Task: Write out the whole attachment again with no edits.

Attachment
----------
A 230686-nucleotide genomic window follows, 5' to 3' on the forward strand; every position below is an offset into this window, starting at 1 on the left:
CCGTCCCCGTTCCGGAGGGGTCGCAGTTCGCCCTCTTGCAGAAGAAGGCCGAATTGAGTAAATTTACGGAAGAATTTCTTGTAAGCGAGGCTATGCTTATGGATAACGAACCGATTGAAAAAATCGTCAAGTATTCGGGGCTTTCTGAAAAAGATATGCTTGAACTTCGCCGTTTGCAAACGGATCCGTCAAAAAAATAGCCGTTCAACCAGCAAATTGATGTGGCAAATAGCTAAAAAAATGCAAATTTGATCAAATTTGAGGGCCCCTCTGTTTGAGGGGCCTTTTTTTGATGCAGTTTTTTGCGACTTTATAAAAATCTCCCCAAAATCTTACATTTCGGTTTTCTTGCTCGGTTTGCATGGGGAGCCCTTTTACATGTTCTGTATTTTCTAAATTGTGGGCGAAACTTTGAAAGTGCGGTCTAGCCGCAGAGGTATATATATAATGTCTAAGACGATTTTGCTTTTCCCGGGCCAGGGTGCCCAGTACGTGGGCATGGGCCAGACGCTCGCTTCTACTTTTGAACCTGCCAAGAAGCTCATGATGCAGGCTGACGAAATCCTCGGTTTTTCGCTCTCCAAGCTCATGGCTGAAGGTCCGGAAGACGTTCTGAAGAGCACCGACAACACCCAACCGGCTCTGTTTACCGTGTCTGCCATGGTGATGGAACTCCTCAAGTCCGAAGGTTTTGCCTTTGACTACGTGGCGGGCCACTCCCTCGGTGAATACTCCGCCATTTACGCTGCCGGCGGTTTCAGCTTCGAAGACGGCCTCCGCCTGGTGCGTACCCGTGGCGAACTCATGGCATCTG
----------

A 230686-nucleotide genomic window follows, 5' to 3' on the forward strand; every position below is an offset into this window, starting at 1 on the left:
CCGTCCCCGTTCCGGAGGGGTCGCAGTTCGCCCTCTTGCAGAAGAAGGCCGAATTGAGTAAATTTACGGAAGAATTTCTTGTAAGCGAGGCTATGCTTATGGATAACGAACCGATTGAAAAAATCGTCAAGTATTCGGGGCTTTCTGAAAAAGATATGCTTGAACTTCGCCGTTTGCAAACGGATCCGTCAAAAAAATAGCCGTTCAACCAGCAAATTGATGTGGCAAATAGCTAAAAAAATGCAAATTTGATCAAATTTGAGGGCCCCTCTGTTTGAGGGGCCTTTTTTTGATGCAGTTTTTTGCGACTTTATAAAAATCTCCCCAAAATCTTACATTTCGGTTTTCTTGCTCGGTTTGCATGGGGAGCCCTTTTACATGTTCTGTATTTTCTAAATTGTGGGCGAAACTTTGAAAGTGCGGTCTAGCCGCAGAGGTATATATATAATGTCTAAGACGATTTTGCTTTTCCCGGGCCAGGGTGCCCAGTACGTGGGCATGGGCCAGACGCTCGCTTCTACTTTTGAACCTGCCAAGAAGCTCATGATGCAGGCTGACGAAATCCTCGGTTTTTCGCTCTCCAAGCTCATGGCTGAAGGTCCGGAAGACGTTCTGAAGAGCACCGACAACACCCAACCGGCTCTGTTTACCGTGTCTGCCATGGTGATGGAACTCCTCAAGTCCGAAGGTTTTGCCTTTGACTACGTGGCGGGCCACTCCCTCGGTGAATACTCCGCCATTTACGCTGCCGGCGGTTTCAGCTTCGAAGACGGCCTCCGCCTGGTGCGTACCCGTGGCGAACTCATGGCATCTG